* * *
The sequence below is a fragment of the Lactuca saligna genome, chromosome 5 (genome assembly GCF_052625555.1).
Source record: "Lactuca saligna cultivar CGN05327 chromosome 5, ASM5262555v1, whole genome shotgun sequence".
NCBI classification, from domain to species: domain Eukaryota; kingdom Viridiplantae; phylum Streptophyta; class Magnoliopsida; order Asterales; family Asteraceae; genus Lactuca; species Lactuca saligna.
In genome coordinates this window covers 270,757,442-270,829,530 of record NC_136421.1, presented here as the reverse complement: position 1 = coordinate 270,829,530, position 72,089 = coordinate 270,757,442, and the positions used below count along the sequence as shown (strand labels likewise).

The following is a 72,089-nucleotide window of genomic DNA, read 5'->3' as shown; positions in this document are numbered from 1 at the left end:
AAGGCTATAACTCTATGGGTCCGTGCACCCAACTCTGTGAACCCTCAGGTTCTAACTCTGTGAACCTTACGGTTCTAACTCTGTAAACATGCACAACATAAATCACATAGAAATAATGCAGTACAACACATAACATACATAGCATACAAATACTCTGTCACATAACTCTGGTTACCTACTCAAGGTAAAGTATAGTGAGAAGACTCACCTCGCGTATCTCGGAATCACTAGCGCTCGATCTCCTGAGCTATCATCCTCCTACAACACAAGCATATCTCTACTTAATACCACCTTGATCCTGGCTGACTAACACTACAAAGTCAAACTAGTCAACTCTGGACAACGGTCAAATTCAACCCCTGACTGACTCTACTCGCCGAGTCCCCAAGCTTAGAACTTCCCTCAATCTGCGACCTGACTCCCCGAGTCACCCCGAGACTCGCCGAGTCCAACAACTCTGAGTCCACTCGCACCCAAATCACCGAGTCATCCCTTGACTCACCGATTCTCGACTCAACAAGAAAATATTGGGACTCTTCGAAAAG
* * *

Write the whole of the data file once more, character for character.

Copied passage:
The sequence below is a fragment of the Lactuca saligna genome, chromosome 5 (genome assembly GCF_052625555.1).
Source record: "Lactuca saligna cultivar CGN05327 chromosome 5, ASM5262555v1, whole genome shotgun sequence".
NCBI classification, from domain to species: domain Eukaryota; kingdom Viridiplantae; phylum Streptophyta; class Magnoliopsida; order Asterales; family Asteraceae; genus Lactuca; species Lactuca saligna.
In genome coordinates this window covers 270,757,442-270,829,530 of record NC_136421.1, presented here as the reverse complement: position 1 = coordinate 270,829,530, position 72,089 = coordinate 270,757,442, and the positions used below count along the sequence as shown (strand labels likewise).

The following is a 72,089-nucleotide window of genomic DNA, read 5'->3' as shown; positions in this document are numbered from 1 at the left end:
AAGGCTATAACTCTATGGGTCCGTGCACCCAACTCTGTGAACCCTCAGGTTCTAACTCTGTGAACCTTACGGTTCTAACTCTGTAAACATGCACAACATAAATCACATAGAAATAATGCAGTACAACACATAACATACATAGCATACAAATACTCTGTCACATAACTCTGGTTACCTACTCAAGGTAAAGTATAGTGAGAAGACTCACCTCGCGTATCTCGGAATCACTAGCGCTCGATCTCCTGAGCTATCATCCTCCTACAACACAAGCATATCTCTACTTAATACCACCTTGATCCTGGCTGACTAACACTACAAAGTCAAACTAGTCAACTCTGGACAACGGTCAAATTCAACCCCTGACTGACTCTACTCGCCGAGTCCCCAAGCTTAGAACTTCCCTCAATCTGCGACCTGACTCCCCGAGTCACCCCGAGACTCGCCGAGTCCAACAACTCTGAGTCCACTCGCACCCAAATCACCGAGTCATCCCTTGACTCACCGATTCTCGACTCAACAAGAAAATATTGGGACTCTTCGAAAAG